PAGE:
By Leonardo Micua
SOME Dagupan City councilors rang the alarm bell in their last session on Thursday when they confirmed that local hospitals, public and private, have already been overwhelmed on account of the surging COVID-19 cases numbering 565 the day before with at least 275 diagnosed as mild cases.
Digressing from their agenda which was to find solutions to the problem of displaced small-scale fish vendors near the Magsaysay Fish Market, Councilor Dennis Canto narrated his personal account when a friend asked for his help to facilitate the admission of his relative suffering from COVID-19 in any of the city hospitals.
He tried all his best to look for one, only to find out that all local hospitals, including the Region 1 Medical Center, have no more space for any additional patient. The hospitals also could not grant his friend’s request that a nurse from the hospital be sent to dispense dextrose to their sick loved one in their home because if they do this, the patient must be under their supervision.
He was elated to know from Councilor Celia Lim that the City Health Office is now doing “tele-consult” to those who may have COVID-like symptoms in their homes. However, that also poses a problem because it’d be difficult to distinguish if one is suffering from an ordinary flu or dengue, to determine the right treatment procedures to help the sick patient.
Canto, however, lamented that only a few people may know that tele-consult service is available, so he sought its widest dissemination in the social media by the city’s Public Information Office and suggested that the service would be accessible 24/7 to any one that needs help.
Councilor Michael Fernandez also related that a female employee of a business establishment in the downtown area asked for his advice after she tested positive for COVID-19 in her antigen test and had to be swabbed for RT-PCR test. While waiting for the result of the test, she was caught in a dilemma because she had nowhere to go – she could not go home because she could infect her one-year-old child and his mother who is baby-sitting for her in case she tested positive.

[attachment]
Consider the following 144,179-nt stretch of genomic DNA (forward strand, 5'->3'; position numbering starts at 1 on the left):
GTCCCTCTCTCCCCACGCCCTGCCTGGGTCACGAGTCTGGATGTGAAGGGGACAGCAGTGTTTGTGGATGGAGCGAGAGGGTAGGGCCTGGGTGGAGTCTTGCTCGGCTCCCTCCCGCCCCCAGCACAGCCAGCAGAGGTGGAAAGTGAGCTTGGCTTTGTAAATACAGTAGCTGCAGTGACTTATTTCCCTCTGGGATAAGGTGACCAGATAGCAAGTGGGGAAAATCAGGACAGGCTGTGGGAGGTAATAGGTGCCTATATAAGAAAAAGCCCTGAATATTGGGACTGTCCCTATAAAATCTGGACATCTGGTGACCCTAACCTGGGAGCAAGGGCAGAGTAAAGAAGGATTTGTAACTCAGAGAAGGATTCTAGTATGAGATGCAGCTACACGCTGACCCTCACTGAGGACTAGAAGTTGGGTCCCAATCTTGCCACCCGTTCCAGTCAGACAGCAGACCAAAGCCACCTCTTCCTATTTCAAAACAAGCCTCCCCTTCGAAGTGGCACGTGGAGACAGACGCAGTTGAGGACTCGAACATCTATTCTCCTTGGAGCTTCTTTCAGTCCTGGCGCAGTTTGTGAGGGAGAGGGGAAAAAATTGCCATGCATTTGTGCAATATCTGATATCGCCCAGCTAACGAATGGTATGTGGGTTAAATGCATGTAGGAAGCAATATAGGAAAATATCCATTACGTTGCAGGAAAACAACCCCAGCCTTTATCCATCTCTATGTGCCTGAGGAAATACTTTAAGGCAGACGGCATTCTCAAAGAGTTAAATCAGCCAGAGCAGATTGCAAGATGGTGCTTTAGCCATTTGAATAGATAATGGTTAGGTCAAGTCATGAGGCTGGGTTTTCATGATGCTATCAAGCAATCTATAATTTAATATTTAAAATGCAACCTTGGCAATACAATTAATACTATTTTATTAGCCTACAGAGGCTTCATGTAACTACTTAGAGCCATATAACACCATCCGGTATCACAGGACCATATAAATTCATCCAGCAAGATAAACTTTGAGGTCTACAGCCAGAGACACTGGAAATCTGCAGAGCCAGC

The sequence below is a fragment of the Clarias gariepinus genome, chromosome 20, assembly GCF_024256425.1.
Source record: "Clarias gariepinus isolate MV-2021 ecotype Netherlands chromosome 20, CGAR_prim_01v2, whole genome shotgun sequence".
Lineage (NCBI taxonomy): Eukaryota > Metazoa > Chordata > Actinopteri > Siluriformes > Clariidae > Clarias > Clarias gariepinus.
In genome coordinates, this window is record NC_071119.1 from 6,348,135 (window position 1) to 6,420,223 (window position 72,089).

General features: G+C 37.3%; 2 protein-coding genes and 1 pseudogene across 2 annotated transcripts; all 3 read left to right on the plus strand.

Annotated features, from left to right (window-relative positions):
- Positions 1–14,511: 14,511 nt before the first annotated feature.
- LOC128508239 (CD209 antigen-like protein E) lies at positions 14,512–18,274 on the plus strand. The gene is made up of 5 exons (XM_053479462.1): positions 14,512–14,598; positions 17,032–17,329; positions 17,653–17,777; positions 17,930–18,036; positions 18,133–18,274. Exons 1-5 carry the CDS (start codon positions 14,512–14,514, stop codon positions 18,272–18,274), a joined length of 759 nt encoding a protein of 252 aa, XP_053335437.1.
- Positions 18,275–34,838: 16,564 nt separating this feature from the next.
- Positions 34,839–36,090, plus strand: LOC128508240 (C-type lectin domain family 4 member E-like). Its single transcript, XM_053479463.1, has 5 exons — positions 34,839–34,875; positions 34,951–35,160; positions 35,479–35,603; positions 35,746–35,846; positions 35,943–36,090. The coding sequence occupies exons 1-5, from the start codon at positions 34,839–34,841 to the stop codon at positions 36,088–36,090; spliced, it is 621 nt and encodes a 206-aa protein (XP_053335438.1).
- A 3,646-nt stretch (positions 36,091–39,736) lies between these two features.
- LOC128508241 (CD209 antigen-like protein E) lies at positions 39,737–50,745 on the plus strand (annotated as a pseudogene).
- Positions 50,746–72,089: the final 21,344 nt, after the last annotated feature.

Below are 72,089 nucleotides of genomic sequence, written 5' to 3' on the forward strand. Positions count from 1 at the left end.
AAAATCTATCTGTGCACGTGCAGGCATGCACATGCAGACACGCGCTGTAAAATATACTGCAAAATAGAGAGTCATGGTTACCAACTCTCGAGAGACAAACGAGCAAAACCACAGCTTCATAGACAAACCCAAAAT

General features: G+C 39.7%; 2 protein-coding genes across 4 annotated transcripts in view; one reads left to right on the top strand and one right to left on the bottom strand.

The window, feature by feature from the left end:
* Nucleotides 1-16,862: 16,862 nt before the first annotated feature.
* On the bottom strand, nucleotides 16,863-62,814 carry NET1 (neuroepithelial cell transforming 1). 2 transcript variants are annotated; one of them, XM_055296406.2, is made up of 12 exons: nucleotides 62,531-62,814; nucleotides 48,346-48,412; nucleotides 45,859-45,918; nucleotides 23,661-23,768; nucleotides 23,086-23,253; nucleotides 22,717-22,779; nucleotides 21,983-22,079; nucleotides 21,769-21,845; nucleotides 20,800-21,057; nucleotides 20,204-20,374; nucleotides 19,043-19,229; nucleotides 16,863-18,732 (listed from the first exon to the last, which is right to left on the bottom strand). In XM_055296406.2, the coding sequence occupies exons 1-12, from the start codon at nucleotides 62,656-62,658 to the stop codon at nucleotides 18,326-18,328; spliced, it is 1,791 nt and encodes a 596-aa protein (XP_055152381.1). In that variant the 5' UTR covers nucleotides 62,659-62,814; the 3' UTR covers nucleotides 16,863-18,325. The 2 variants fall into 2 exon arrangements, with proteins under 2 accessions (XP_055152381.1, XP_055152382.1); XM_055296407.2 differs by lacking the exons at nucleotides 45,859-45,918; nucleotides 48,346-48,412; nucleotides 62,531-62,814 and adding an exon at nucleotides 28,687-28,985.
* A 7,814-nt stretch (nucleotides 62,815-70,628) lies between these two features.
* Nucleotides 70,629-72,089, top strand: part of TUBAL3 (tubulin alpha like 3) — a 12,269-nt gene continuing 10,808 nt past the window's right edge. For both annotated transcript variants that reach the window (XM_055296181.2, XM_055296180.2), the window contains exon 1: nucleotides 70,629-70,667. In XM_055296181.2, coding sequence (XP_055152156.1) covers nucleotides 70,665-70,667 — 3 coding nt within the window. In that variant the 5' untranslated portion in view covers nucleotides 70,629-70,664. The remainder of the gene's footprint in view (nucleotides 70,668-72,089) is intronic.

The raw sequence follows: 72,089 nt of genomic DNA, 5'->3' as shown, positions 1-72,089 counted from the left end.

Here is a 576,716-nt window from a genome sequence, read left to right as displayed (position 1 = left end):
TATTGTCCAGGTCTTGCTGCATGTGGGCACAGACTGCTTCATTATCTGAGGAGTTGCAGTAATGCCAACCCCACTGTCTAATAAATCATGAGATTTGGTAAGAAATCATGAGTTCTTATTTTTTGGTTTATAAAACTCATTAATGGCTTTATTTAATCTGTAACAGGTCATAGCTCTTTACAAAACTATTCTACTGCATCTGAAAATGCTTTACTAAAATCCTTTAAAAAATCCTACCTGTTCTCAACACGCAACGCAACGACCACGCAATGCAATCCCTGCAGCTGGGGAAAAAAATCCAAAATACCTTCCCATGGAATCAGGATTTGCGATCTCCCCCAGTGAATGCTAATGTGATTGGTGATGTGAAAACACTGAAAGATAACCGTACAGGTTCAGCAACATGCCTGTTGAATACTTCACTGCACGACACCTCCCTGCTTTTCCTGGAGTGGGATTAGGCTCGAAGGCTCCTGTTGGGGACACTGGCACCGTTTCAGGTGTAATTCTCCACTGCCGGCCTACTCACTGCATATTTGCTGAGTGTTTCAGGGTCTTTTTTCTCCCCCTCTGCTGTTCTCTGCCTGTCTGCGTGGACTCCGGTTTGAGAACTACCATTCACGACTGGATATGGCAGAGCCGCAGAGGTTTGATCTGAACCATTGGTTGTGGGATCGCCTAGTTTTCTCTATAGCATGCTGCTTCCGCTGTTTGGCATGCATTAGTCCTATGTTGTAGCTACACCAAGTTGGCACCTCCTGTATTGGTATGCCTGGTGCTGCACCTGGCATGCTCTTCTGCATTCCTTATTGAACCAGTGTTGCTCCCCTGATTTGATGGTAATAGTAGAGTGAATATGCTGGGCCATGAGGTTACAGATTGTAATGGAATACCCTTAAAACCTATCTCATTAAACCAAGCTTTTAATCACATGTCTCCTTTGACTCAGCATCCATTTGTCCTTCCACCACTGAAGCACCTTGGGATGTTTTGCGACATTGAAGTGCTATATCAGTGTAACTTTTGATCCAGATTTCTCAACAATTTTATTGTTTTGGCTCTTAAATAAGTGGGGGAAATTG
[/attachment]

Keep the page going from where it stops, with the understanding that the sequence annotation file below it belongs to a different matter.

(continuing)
Neither could she go to the homes of her co-employees for the same reason – fear of contaminating them.
This prompted Councilor Lim to suggest that since the health care facilities in the city are already full, employers should be asked to assume the responsibility of seeing to the quarantine needs of their workers that tested positive for COVID, including billeting them in their own isolation facilities or in small hotels at their expense.
When Councilor Jose Netu Tamayo asked why Dagupan’s quarantine category is not upgraded to Enhanced Community Quarantine given the situation with cases continue to rise. He said the situation already calls for at least two weeks of total lockdown in order to drastically reduce the transmission of the virus.
He wanted a lockdown similar to what was applied in Metro Manila just to curb the alarming cases, noting that the movement of people is what’s causing the spread of the virus.
But Councilor Lim cautioned Konsi Tamayo from seeking a hard lockdown. She said: “Of course, life is a priority but there should be a balanced act between the health of the people and the economy.” She cited how the frequent lockdowns in Metro Manila led to termination of operations of businesses.
I surmised that this could be the reason why her son, Mayor Brian Lim, isn’t keen on even ordering modular lockdowns of households with people who tested positive for COVID or a zonal lockdown for areas with two or more households infected.
The SP is inviting the city health officer, the COVID-19 focal person, the city’s vaccine czar and a representative of R1MC in its next regular session to enlighten the body on what really is the score of COVID-19 cases in the city
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